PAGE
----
As you can imagine, it did not go well. I took a running start and jumped as high as I could. Halfway up I realized I was nowhere near the level of Bo and Luke, and ended up doing this weird half-jump, half-dropkick thing as I thudded against the car door. With my career as a TV stuntman dashed, I decided to go in head-first. It only went a little better than my Dukes attempt. But I did manage to get everything I needed out of the car. Except myself.

To exit the car, first I tried go feet first. Didn’t work. So I went out head-first. I managed to wiggle my fat ass to the point my hands were on the ground but I was stuck halfway out. Completely upside-down doing a handstand with half my body in the car and half out, I flailed wildly and ended up kicking the steering wheel and laying on the horn in the process. Then, just for good measure, I suffered the indignity of my shirt falling down exposing my gut. Finally I wriggled my way to freedom, collapsing in an overweight heap next to the car.

As I stood up, it was just in time to see a teenage girl—frozen in place and staring at me in horror—while on her way down to the waterfront.

“Car trouble,” was all I could think to mutter. She quickly walked away. I don’t blame her, I would’ve too.

So I owe my mother-in-law and my dad big time. Not to mention MJ, who was (for the most part) very understanding about the whole thing. I still think I was helped immensely that there were witnesses so she couldn’t kill me right then and there. And I think I just need to resign myself to the fact that I will never have a normal…well, anything. Stories are great and weird stuff is wonderful for blog fodder, but I’ve had my fill. Just one normal weekend is all I ask.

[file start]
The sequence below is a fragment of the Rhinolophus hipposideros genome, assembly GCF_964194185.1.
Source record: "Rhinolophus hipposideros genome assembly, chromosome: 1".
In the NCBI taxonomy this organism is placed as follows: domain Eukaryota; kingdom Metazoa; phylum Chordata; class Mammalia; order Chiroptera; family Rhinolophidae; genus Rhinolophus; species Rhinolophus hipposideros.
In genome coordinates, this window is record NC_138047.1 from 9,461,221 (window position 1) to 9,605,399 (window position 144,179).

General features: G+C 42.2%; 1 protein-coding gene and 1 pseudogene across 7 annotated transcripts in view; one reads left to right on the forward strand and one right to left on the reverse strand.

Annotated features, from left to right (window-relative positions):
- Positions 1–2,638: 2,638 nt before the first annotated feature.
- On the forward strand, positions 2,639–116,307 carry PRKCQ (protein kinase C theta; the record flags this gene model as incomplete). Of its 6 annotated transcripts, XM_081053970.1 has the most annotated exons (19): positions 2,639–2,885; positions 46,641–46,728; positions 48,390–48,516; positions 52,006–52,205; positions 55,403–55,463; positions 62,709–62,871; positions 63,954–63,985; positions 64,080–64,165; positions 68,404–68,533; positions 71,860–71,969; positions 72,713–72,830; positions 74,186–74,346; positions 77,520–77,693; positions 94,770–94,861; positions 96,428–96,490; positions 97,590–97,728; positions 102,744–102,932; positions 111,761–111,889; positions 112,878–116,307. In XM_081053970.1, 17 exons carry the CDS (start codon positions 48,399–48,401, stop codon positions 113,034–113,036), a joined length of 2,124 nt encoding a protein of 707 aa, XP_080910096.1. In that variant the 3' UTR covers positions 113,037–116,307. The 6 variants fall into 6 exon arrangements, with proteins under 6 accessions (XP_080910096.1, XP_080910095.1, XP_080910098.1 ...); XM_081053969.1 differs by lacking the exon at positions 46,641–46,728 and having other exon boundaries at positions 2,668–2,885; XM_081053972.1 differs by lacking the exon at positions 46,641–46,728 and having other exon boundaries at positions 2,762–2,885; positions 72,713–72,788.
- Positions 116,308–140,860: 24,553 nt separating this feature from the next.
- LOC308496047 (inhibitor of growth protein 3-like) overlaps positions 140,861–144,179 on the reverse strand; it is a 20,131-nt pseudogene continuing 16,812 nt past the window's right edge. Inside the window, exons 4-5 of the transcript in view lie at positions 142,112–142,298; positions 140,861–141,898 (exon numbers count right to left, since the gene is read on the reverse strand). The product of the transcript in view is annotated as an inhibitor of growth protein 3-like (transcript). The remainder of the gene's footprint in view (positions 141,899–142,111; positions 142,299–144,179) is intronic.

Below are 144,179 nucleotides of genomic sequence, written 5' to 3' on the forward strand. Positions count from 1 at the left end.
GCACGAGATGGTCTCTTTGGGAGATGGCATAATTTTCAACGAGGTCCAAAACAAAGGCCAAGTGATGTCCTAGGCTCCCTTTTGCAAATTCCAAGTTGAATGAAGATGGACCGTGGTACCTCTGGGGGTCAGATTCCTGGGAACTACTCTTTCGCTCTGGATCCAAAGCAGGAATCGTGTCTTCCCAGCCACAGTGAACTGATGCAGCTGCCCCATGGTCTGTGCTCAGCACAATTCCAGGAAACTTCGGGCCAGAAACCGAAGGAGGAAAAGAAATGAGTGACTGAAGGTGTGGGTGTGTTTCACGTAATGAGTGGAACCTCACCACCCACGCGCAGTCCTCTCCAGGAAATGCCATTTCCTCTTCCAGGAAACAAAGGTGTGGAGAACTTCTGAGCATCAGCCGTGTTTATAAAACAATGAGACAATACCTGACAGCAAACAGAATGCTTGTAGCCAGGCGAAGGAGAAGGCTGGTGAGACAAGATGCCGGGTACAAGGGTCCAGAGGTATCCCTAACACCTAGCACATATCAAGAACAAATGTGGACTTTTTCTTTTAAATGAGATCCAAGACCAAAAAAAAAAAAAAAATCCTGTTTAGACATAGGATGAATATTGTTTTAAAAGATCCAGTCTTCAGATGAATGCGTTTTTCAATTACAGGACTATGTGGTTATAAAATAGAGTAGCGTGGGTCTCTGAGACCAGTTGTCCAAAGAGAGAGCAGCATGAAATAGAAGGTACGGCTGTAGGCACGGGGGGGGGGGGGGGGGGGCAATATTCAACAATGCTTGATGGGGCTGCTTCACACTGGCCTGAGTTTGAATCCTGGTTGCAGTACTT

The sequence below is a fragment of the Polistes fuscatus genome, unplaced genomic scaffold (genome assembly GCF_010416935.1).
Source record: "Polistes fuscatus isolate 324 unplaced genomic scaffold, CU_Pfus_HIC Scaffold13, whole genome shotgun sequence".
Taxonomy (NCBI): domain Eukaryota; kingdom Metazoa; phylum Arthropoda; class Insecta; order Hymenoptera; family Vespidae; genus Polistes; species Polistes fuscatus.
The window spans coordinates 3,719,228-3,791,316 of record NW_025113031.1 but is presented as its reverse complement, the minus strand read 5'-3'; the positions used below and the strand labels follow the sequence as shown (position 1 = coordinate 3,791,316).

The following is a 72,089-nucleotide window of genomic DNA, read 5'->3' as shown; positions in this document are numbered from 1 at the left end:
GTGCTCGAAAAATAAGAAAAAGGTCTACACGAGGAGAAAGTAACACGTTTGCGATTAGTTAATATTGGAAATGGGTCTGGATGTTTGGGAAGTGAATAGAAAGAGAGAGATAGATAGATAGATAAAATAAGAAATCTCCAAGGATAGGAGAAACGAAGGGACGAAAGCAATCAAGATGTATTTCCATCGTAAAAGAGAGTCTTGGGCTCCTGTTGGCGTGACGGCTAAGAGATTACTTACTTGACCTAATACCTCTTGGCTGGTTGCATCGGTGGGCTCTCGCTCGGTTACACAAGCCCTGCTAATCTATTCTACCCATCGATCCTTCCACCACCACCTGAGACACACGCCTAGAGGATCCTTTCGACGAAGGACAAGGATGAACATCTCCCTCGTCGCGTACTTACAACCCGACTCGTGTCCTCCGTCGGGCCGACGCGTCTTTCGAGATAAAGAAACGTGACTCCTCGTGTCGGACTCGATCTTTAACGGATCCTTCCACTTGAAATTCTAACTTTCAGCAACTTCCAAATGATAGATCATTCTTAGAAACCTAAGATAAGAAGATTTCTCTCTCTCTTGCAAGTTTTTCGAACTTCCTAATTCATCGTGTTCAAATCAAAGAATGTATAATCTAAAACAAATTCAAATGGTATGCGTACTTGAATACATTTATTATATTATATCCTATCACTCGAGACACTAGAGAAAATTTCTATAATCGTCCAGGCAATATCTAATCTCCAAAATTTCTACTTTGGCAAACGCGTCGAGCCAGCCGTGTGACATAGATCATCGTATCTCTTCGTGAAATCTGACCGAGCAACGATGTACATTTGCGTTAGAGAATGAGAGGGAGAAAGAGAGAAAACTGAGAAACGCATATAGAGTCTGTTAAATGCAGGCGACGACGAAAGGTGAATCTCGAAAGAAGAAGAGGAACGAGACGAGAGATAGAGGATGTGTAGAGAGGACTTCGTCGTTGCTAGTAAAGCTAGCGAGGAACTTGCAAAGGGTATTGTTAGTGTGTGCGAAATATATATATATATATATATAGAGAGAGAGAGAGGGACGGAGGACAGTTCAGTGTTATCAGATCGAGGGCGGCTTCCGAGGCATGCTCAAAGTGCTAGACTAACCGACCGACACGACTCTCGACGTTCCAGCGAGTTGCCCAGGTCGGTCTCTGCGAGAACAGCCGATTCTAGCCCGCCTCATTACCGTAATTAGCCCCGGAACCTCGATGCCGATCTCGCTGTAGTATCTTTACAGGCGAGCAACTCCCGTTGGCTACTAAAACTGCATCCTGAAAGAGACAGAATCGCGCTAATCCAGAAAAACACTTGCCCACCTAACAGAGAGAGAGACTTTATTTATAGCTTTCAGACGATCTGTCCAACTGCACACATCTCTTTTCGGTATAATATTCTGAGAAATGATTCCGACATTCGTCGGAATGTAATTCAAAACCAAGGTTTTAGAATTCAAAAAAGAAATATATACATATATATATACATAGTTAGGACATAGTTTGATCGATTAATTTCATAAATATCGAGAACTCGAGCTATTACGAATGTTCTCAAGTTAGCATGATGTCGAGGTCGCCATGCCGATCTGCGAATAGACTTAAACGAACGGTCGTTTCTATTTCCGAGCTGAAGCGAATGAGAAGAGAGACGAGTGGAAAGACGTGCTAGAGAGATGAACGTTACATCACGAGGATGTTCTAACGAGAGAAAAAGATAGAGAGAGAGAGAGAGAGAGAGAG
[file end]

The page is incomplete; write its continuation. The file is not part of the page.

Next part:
So remember, practice safe-swimming everybody. And keep your keys on shore.

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6 thoughts on “A Sinking Feeling

  1. Sounds like it’s time for you just to embrace your status as creator of chaos, revel in it perhaps. Fighting it can get exhausting. *g*

    (It was wonderful to hear you had such a great start to the weekend)
    neeroc recently posted..I’ve got the solution!My Profile

  2. When I volunteered at a crisis center for young parents one of the videos we used to teach with stated that the only truly memorable outings were the ones in which a crisis occurred. Not only were the outings memorable but the crisis would bring the folks involved closer together, even decades down the line you, MJ, and others at the campground will remember this and will be able to look back on it with a smile.

    Now I must try to remember which book by Stephen King I read a few years ago that your description of your surroundings made me think about…I can remember most of the story, just can’t think of the title of the book.
    Stephi recently posted..Warning: This is long.My Profile

  3. Stephi: I ahd the exact same thought! It was a short-story in a collection called Nightmares & Dreamscapes and I will NEVER go swimming in a Maine lake or to a floating dock because of it!

  4. Chelsea – Was it regarding a widower, who returned to a cabin he’d shared with his late wife, and the place was haunted? I know 90% of his books take place in Maine, but I don’t remember this particular one being in a collection of short stories, but maybe it is. I just know it’s not one of the ones I own, so it is one of the ones I borrowed from the library’s VERY meager collection of Stephen King books. I see a visit to the library again in my very near future…
    Stephi recently posted..Warning: This is long.My Profile